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Plaintiff eDiscovery Discussion of Defendant Evidence Spoliation Continues

Posted on January 2nd, 2013

Our last blog laid out the specific facts and timeline of Bozic v. City of Washington, Pennsylvania (2012 WL 6050610)(W.D.Pa. Dec. 5, 2012). In this case, plaintiff alleged the city as defendant engaged in electronic discovery spoliation when the City Solicitor destroyed a tape recording of a meeting that was central to the case.

The Court takes the two-step approach when allegations of spoliation are made: First, did the conduct at issue constitute evidence spoliation? To answer this, the district court notes that the Third Circuit has set forth a four-factor tests for spoliation in Bull v. United Parcel Serv. Inc, 665 F.3d 68 (3rd Cir. 2012, which occurs where:

1. The evidence was in the party’s control

2. The evidence is relevant to the claims or defenses in the case

3. The duty to preserve evidence was reasonably foreseeable to the party

4. There has been actual suppression or withholding of evidence

The first two elements were uncontested. For the next two elements, the Court made an objective inquiry into whether the duty to preserve evidence had arisen when the tape was destroyed around April or June 2009 (while her unemployment claim was ongoing). The Court also noted that common sense dictates that it is helpful to preserve all evidence when discharging an employee with a litigious history. (Remember, plaintiff filed an EEOC complaint about the city’s hiring practices before she was hired and subsequently terminated for allegedly lying about her residence.)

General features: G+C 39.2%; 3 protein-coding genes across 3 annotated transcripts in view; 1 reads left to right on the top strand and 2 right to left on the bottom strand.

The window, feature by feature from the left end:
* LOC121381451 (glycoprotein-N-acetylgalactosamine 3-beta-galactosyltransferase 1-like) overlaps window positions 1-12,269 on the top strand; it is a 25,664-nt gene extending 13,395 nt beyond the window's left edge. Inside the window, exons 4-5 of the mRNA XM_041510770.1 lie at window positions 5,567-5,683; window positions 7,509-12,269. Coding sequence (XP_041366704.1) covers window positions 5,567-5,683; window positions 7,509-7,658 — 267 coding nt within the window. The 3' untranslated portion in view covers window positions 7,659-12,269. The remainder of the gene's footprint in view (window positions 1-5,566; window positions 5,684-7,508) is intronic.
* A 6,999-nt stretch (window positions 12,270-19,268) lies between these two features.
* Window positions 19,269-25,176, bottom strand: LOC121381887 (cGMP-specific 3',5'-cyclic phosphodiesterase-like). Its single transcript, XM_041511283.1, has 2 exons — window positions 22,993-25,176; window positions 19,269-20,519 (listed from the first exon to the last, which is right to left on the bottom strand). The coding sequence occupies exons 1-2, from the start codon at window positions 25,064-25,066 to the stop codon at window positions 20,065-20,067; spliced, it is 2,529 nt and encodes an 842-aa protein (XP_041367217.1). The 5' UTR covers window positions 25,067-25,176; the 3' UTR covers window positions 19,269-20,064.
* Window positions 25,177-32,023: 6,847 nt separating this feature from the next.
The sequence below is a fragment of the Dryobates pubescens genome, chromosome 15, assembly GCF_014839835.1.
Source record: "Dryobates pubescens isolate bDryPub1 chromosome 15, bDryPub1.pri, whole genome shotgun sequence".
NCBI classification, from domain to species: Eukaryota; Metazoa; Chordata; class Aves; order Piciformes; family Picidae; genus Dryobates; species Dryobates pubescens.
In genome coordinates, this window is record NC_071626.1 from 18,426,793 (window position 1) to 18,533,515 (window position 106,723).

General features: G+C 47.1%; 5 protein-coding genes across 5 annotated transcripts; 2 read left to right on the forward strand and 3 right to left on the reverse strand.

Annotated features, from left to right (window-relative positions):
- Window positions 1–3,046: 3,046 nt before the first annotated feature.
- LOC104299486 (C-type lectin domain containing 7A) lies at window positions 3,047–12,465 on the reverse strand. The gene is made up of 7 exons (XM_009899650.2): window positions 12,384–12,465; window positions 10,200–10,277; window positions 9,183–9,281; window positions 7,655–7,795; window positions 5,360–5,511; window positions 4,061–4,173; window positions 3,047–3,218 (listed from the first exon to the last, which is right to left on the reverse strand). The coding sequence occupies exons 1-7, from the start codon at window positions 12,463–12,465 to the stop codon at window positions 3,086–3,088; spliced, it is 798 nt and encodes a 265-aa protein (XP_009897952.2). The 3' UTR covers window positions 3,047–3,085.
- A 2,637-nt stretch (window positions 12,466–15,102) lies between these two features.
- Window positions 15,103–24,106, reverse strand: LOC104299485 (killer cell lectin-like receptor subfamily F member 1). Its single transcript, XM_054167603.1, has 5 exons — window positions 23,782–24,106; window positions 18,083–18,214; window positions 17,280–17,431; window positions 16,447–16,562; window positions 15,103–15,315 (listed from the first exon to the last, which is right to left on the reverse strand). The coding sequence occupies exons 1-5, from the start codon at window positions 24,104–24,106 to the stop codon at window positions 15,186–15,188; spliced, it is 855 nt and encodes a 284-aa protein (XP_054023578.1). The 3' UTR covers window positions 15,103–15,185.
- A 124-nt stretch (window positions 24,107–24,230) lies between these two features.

The Court held that not only was litigation objectively foreseeable the entire time after her termination, but the litigation was actually, subjectively foreseen by the City Solicitor. So the Court found the plaintiff had demonstrated the first three prongs of the four-part test.

The next question is did the conduct rise to the level of “actual suppression” of evidence? If it is true that the City Solicitor did not have bad faith in taping over the audio recording, does that rise to the level of actual suppression? Does reckless disregard for the consequences qualify?  If so, what is the level of sanctions appropriate for this behavior? More on the outcome of Bozic in our next blog.

ILS – Plaintiff Electronic Discovery Firm

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